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Us vs. Them

By: Michael M. Rosen
February 4, 2019

iven all the forbidding titles of books brought out in recent years, from Coming Apart to The Suicide of the West to Why Liberalism Failed, one can be forgiven for assuming that a new volume entitled Them: Why We Hate Each Other offers more doom and gloom and yet another indictment of American politics and civil society.

Such an assumption would be correct, but only partially. Them’s author, Nebraska Senator Ben Sasse, proposes a way forward in his characteristically sunny, common-sense way: forge friendships, build community, and unplug—from devices, from politics, from the toxic side of social media.

In this engaging survey of the contemporary American scene, Sasse principally contends that:

The massive economic disruption that we entered a couple of decades ago and will be navigating for decades to come is depriving us psychologically and spiritually at the same time that it’s enriching us materially. The same technology that has liberated us from so much inconvenience and drudgery has also unmoored us from the things that anchor our identities. The revolution that has given tens of millions of Americans the opportunity to live like historic royalty has also outpaced our ability to figured out what community, friendships, and relationships should look like in the modern world.

In short, we’re online but not aligned, or, as Sasse puts it, “we’re hyperconnected, and we’re disconnected.” Instead, “what we need are new habits of heart and mind. We need new practices of neighborliness. We need to get our hands dirty replenishing the soil that nourishes rooted, purposeful lies. But how?”

The how occupies the bulk of Them, and the short answer is “not easily.”

Sasse identifies four critical components of human happiness that ground human beings like a stable chair’s sturdy legs: family, friends, work, and worldview, meaning a set of principles that “can make sense of suffering and death.”

In terms of family and friends, Sasse documents just how quickly and pervasively loneliness has spread in the United States: the average American now has “fewer than two intimate, flesh-and-blood actual friends,” and one study found lonely, isolated people 25% more likely to die early than those forming part of a community.” In cities, more people than ever are living alone.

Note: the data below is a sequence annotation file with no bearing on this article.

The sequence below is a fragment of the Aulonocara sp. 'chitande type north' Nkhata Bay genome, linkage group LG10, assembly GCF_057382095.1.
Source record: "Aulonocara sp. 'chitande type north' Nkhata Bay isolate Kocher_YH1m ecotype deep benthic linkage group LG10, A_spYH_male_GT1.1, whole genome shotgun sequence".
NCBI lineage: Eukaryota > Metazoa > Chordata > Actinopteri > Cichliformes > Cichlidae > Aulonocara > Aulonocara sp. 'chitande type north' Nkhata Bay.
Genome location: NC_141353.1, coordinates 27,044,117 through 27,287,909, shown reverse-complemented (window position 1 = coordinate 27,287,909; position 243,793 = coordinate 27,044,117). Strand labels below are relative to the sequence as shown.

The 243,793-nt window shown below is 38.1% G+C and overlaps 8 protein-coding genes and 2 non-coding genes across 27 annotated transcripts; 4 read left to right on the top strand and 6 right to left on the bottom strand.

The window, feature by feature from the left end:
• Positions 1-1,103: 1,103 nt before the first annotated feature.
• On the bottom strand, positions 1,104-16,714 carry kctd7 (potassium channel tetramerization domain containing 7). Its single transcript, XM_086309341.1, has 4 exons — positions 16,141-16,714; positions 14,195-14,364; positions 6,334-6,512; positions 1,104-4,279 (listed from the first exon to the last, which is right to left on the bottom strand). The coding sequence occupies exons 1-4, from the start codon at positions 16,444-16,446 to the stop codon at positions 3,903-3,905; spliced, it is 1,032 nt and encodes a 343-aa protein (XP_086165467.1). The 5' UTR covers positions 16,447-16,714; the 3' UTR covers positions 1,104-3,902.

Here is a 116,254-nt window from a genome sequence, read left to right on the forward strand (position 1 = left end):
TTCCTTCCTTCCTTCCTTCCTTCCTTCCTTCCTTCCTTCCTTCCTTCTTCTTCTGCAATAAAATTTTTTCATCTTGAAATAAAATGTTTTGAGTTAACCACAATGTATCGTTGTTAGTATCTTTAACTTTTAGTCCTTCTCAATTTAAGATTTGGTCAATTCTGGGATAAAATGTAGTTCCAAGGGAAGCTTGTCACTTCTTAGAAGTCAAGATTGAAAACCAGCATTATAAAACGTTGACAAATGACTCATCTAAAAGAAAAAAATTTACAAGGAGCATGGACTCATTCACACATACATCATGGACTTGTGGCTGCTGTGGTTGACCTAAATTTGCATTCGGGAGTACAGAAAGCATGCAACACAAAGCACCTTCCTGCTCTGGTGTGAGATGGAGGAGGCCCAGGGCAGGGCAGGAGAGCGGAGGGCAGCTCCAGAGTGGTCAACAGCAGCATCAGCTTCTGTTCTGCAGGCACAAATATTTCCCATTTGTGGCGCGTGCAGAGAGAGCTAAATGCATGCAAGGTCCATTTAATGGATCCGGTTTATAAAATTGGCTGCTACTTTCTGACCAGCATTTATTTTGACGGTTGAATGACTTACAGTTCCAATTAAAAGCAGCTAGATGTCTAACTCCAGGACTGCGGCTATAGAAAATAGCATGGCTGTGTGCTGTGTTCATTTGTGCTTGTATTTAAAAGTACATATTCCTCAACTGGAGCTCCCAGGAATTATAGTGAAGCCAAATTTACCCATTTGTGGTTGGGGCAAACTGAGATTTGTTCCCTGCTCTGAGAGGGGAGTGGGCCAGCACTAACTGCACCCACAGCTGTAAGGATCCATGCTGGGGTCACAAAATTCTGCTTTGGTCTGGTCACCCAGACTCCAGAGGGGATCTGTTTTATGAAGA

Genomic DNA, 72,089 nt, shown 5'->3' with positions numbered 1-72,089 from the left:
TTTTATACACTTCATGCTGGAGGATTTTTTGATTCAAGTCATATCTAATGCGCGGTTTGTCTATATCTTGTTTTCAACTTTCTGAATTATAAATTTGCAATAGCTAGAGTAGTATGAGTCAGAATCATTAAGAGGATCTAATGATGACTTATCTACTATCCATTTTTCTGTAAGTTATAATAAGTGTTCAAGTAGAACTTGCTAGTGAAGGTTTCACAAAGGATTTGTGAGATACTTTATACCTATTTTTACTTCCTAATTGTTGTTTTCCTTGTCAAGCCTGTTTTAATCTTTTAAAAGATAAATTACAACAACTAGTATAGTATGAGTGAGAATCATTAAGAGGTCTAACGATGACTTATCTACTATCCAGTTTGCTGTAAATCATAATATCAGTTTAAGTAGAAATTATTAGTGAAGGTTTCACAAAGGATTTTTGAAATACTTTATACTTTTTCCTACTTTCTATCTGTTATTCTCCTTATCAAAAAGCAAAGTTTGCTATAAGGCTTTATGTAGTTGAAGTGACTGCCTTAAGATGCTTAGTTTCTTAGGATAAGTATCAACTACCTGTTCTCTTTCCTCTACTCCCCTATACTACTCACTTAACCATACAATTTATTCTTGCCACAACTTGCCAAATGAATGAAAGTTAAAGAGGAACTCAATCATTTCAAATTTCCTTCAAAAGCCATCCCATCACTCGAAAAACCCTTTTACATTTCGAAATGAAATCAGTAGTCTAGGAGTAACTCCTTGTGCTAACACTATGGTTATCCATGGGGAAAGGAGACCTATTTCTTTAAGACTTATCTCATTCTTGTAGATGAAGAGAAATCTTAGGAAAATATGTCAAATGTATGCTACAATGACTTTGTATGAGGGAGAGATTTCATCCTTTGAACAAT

And in the workplace, a recent McKinsey study predicted technology would disrupt the jobs of some 800 million workers over the next 12 years. Yet rather than wiping out entire professions, innovation will instead eliminate certain tasks while creating and reconfiguring others—what Sasse labels “unbundling” and “rebundling.” Automation will profoundly alter the workforce, but not necessarily for the worse.

Increased mobility necessitated by the contemporary (and future) economy likewise helps and hurts. Sasse exhorts us to “respond to the demands of a more mobile world without surrendering an anchor, one particular and enduring place [we] can invest in and call home,” as the author himself has done, working all over the country but always returning to his hometown in beloved Cornhusker Country.

Regarding worldview, Sasse laments—as he’s frequently done in TV appearances, podcasts, and Twitter posts—the deteriorating American political culture, stoked by unscrupulous, ratings-hungry media figures, “professional rage-peddlers,” whom Sasse isn’t afraid to call out by name.

But ultimately, he seeks to reorient us to the notion that “America is an idea—it is a creed.” Washington, Madison, and Lincoln, among others, fretted that acidic partisan passions could slowly but steadily dissolve our creedal bonds and sought to channel those passions instead into productive outlets. Yet social media, cable news, and college campuses have re-diverted them into a giant trough slowly drowning us all.

Sasse extols technology’s benefits, which are accelerating at breakneck pace to extend and enhance life, but bemoans its steep costs, noting just how significantly and negatively smartphones in particular have transformed sex, sleep, and social interactions. Intuitively, we appreciate that real friends, lovers, and experiences transcend anything the virtual world offers, but it helps to have the Senate’s tweeter laureate himself reinforce the point, along with his sensible suggestions for reducing our digital dependency.

At times, Them offers less revelation than reformulation, amounting essentially to Sasse’s attempt to synthesize numerous well-known trends into a coherent narrative. It has the feel and texture of the senator’s legendary tweets – entertaining, concise, and often acerbically funny – but not necessarily the heft of a considered study.

In fact, it often reads like a pulpier, less learned version of Yuval Levin’s The Fractured Republic, which Sasse references and recommends. Where Levin is cerebral and analytic, Sasse is casual and anecdotal; in some ways, Them is the airport bookstore equivalent of Levin’s masterwork.

Perhaps most challenging, though, is Sasse’s attempt to have it both ways, to cast himself simultaneously as the sentinel of mainstream conservatism and as the tribune of civility in the age of Trump. There can be no doubting his sincerity, but whether that delicate filigree of quaint virtues can remain intact in these turbulent times remains very much in question.

Still, coming as it does from the pen of one of the Senate’s most eloquent, intellectual, and somehow still down-to-earth avatars, Them provides a detailed description of what ails modern American society and the makings of a thoughtful prescription for curing it. Sasse helps us identify what’s gone wrong and how we can right it, but whether we’ll succeed in doing so won’t be known for quite some time.